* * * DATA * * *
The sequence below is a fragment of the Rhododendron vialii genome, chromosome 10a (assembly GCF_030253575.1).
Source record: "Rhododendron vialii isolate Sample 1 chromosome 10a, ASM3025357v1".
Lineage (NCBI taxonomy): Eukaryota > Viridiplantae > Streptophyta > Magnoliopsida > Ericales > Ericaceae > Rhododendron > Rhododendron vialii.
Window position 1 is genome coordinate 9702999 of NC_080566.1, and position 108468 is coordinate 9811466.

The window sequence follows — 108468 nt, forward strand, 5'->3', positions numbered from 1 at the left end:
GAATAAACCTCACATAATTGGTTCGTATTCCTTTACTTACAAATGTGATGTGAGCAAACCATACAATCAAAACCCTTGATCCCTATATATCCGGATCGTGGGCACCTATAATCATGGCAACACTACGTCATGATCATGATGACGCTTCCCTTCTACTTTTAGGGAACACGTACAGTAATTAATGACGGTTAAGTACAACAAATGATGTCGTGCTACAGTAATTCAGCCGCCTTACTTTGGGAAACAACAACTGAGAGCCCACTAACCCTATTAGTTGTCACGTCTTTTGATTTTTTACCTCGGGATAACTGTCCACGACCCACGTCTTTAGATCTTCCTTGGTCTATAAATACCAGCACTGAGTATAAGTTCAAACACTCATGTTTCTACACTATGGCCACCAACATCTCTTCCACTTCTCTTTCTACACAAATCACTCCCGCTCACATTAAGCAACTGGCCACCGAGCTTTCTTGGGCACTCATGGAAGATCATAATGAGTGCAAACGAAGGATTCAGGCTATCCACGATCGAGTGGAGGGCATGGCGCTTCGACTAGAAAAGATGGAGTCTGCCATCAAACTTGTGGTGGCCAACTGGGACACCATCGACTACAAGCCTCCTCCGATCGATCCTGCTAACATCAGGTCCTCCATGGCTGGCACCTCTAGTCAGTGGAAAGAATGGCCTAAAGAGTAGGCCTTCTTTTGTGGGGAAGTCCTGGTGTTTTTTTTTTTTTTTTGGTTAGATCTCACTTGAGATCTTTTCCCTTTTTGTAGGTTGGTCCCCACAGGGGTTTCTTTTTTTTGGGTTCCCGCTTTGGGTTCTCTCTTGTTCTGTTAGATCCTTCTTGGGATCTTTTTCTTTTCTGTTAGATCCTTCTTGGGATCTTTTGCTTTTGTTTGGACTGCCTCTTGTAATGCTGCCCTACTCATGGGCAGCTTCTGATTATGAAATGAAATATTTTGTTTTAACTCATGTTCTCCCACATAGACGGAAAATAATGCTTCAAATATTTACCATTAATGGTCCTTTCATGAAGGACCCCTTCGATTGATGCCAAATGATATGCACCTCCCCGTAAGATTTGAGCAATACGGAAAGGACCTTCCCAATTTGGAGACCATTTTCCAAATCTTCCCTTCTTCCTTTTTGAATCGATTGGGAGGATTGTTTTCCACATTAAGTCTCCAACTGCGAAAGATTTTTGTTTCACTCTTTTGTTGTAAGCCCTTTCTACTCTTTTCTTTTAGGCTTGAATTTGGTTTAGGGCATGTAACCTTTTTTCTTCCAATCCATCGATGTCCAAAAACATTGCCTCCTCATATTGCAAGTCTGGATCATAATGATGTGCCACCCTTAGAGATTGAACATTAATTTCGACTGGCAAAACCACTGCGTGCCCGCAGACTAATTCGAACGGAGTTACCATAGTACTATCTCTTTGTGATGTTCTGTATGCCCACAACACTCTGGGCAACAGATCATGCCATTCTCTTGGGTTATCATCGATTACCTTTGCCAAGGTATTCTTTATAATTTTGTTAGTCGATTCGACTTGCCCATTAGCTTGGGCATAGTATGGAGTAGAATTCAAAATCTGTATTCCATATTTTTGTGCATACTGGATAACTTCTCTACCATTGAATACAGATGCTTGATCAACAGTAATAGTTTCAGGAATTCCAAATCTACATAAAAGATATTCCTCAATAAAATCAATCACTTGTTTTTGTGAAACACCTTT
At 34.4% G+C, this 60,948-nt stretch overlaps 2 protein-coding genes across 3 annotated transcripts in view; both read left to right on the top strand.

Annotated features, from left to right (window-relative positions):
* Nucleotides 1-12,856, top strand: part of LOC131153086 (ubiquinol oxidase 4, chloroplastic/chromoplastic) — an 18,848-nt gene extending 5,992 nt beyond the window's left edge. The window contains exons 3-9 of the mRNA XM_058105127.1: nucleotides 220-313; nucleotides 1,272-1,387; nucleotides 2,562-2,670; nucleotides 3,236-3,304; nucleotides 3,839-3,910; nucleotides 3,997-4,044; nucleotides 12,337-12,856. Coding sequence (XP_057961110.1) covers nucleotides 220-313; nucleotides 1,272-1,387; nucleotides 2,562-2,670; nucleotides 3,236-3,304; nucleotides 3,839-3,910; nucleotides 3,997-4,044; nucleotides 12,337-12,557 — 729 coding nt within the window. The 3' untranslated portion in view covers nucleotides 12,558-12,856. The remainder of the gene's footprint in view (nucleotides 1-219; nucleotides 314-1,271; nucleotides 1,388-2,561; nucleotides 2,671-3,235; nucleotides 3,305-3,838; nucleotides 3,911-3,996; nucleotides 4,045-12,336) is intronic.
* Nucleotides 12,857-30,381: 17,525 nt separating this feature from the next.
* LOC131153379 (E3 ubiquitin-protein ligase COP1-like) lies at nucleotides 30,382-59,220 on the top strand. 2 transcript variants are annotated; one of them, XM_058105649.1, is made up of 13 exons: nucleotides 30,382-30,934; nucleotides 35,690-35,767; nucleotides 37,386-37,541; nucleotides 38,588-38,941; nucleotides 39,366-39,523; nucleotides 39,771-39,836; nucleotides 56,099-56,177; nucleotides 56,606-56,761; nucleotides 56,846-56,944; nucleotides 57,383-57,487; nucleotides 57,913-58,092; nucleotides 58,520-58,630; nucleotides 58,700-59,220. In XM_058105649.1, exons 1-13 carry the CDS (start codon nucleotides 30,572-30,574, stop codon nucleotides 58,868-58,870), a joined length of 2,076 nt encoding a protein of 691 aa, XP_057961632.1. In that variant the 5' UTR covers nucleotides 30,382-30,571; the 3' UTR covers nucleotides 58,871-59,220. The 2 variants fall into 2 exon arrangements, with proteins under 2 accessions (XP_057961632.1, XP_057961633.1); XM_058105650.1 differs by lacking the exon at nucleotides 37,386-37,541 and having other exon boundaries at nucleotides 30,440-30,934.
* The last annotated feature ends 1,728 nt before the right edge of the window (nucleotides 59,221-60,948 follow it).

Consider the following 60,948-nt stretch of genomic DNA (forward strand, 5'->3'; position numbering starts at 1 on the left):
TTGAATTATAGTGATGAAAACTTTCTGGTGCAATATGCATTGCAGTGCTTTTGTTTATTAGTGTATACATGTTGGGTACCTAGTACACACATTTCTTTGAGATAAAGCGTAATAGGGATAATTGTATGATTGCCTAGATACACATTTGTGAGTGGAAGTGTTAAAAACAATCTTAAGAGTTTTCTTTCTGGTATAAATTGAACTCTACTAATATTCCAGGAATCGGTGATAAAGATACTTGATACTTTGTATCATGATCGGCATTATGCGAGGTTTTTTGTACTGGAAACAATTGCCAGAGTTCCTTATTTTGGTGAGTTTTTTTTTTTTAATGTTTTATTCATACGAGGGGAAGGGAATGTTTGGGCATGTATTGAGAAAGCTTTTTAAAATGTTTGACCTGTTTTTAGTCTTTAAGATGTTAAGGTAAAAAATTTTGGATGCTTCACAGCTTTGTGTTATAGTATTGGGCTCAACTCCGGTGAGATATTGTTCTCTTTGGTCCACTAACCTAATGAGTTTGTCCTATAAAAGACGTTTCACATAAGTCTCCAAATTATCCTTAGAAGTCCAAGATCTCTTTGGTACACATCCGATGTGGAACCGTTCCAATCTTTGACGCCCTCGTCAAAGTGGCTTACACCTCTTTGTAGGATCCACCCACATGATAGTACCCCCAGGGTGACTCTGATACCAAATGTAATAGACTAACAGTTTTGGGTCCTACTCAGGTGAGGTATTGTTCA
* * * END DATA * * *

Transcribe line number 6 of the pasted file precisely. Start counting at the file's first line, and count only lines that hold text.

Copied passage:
GAATAAACCTCACATAATTGGTTCGTATTCCTTTACTTACAAATGTGATGTGAGCAAACCATACAATCAAAACCCTTGATCCCTATATATCCGGATCGTGGGCACCTATAATCATGGCAACACTACGTCATGATCATGATGACGCTTCCCTTCTACTTTTAGGGAACACGTACAGTAATTAATGACGGTTAAGTACAACAAATGATGTCGTGCTACAGTAATTCAGCCGCCTTACTTTGGGAAACAACAACTGAGAGCCCACTAACCCTATTAGTTGTCACGTCTTTTGATTTTTTACCTCGGGATAACTGTCCACGACCCACGTCTTTAGATCTTCCTTGGTCTATAAATACCAGCACTGAGTATAAGTTCAAACACTCATGTTTCTACACTATGGCCACCAACATCTCTTCCACTTCTCTTTCTACACAAATCACTCCCGCTCACATTAAGCAACTGGCCACCGAGCTTTCTTGGGCACTCATGGAAGATCATAATGAGTGCAAACGAAGGATTCAGGCTATCCACGATCGAGTGGAGGGCATGGCGCTTCGACTAGAAAAGATGGAGTCTGCCATCAAACTTGTGGTGGCCAACTGGGACACCATCGACTACAAGCCTCCTCCGATCGATCCTGCTAACATCAGGTCCTCCATGGCTGGCACCTCTAGTCAGTGGAAAGAATGGCCTAAAGAGTAGGCCTTCTTTTGTGGGGAAGTCCTGGTGTTTTTTTTTTTTTTTTGGTTAGATCTCACTTGAGATCTTTTCCCTTTTTGTAGGTTGGTCCCCACAGGGGTTTCTTTTTTTTGGGTTCCCGCTTTGGGTTCTCTCTTGTTCTGTTAGATCCTTCTTGGGATCTTTTTCTTTTCTGTTAGATCCTTCTTGGGATCTTTTGCTTTTGTTTGGACTGCCTCTTGTAATGCTGCCCTACTCATGGGCAGCTTCTGATTATGAAATGAAATATTTTGTTTTAACTCATGTTCTCCCACATAGACGGAAAATAATGCTTCAAATATTTACCATTAATGGTCCTTTCATGAAGGACCCCTTCGATTGATGCCAAATGATATGCACCTCCCCGTAAGATTTGAGCAATACGGAAAGGACCTTCCCAATTTGGAGACCATTTTCCAAATCTTCCCTTCTTCCTTTTTGAATCGATTGGGAGGATTGTTTTCCACATTAAGTCTCCAACTGCGAAAGATTTTTGTTTCACTCTTTTGTTGTAAGCCCTTTCTACTCTTTTCTTTTAGGCTTGAATTTGGTTTAGGGCATGTAACCTTTTTTCTTCCAATCCATCGATGTCCAAAAACATTGCCTCCTCATATTGCAAGTCTGGATCATAATGATGTGCCACCCTTAGAGATTGAACATTAATTTCGACTGGCAAAACCACTGCGTGCCCGCAGACTAATTCGAACGGAGTTACCATAGTACTATCTCTTTGTGATGTTCTGTATGCCCACAACACTCTGGGCAACAGATCATGCCATTCTCTTGGGTTATCATCGATTACCTTTGCCAAGGTATTCTTTATAATTTTGTTAGTCGATTCGACTTGCCCATTAGCTTGGGCATAGTATGGAGTAGAATTCAAAATCTGTATTCCATATTTTTGTGCATACTGGATAACTTCTCTACCATTGAATACAGATGCTTGATCAACAGTAATAGTTTCAGGAATTCCAAATCTACATAAAAGATATTCCTCAATAAAATCAATCACTTGTTTTTGTGAAACACCTTT